The evolution of the manufacturing and production industry is seen with the implementation of robotics and AI. The primary reason for the introduction of AI in the manufacturing industry is to cover for the lack of workforce, simplify the whole production process, and improve efficiency. Earlier, it used to take a whole team’s effort to manage one task system. Now since bots have taken over, it has helped manufacturers boost production speed.
AI is helping the industry by making product decisions instant and smarter. This is an era of customized products, and AI is helping manufacturers gather useful customer data, which is used to make product-based decisions. Also, it has helped the companies to reduce the overall cost of production. AI and robotics is the future of manufacturing. To get a better understanding of how essential are robotics and AI in the manufacturing industry, have a look at their use cases:
- Demand-based production;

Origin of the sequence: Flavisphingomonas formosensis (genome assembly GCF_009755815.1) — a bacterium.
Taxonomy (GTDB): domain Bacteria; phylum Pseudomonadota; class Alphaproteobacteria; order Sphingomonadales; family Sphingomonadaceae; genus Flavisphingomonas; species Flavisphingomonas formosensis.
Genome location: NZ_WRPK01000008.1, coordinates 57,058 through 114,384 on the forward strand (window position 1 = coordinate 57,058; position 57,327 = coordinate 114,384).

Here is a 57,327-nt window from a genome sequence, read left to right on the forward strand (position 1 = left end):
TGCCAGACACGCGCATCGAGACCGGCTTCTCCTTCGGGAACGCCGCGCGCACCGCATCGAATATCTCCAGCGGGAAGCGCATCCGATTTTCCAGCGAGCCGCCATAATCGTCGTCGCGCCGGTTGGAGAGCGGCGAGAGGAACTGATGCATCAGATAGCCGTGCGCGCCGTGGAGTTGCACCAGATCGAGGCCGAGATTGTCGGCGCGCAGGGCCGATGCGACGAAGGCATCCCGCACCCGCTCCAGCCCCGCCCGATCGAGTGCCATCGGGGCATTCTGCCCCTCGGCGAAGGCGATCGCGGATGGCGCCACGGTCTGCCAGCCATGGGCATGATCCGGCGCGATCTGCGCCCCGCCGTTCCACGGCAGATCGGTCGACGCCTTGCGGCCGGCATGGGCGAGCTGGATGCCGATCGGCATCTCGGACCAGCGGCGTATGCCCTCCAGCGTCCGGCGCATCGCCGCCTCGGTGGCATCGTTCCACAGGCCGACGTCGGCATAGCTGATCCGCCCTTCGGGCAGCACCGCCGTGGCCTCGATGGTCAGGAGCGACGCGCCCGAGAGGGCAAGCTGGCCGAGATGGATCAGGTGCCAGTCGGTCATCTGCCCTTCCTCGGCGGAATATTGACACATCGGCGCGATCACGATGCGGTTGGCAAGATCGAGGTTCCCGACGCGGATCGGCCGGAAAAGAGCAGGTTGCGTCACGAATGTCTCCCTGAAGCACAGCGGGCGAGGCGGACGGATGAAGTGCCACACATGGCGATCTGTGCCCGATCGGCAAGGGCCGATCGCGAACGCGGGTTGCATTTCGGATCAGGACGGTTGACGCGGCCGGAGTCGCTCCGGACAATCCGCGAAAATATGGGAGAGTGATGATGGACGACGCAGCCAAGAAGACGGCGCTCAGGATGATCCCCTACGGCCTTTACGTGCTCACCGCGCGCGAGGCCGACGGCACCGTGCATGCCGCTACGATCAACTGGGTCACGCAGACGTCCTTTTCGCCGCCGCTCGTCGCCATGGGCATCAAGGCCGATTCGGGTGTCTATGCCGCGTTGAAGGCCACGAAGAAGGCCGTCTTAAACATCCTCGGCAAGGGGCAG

- Automatic control;
- Damage control and quick maintenance;
- Product design and redesign.
Sports Analytics and Activities
The sports industry is embracing artificial intelligence and robots to make games more exciting and fairer. AI is helping players improve their fitness and help teams discover new talents. In some sports, robot referees are already a thing, while smart machines are assisting spectators in finding their seats at the stadium. For those who don’t want to visit the jam packed stadium to have fun, their fan experience is retained and redefined using VR headsets. Artificial intelligence is also helping clubs and teams come up with strategies based on previous data.
The following are some of the interventions that are being implemented in the sports industry:
- Smart apps and Virtual Reality tech are driving fan engagement;
- Tech-powered refereeing is soon going to become a reality;
- Smart algorithms are developing new games;
- AI is helping team management and support staff to find new star players;
- AI is assisting clubs and teams to protect the wellbeing of their players.
As ESSCI is a skilling body in the electronics domain, we have developed job roles for skilling the manpower in the robotics technology to match the industry requirement and in STEM programs also included one of the verticals for learning is Robotics to train the school level students in the upcoming technologies.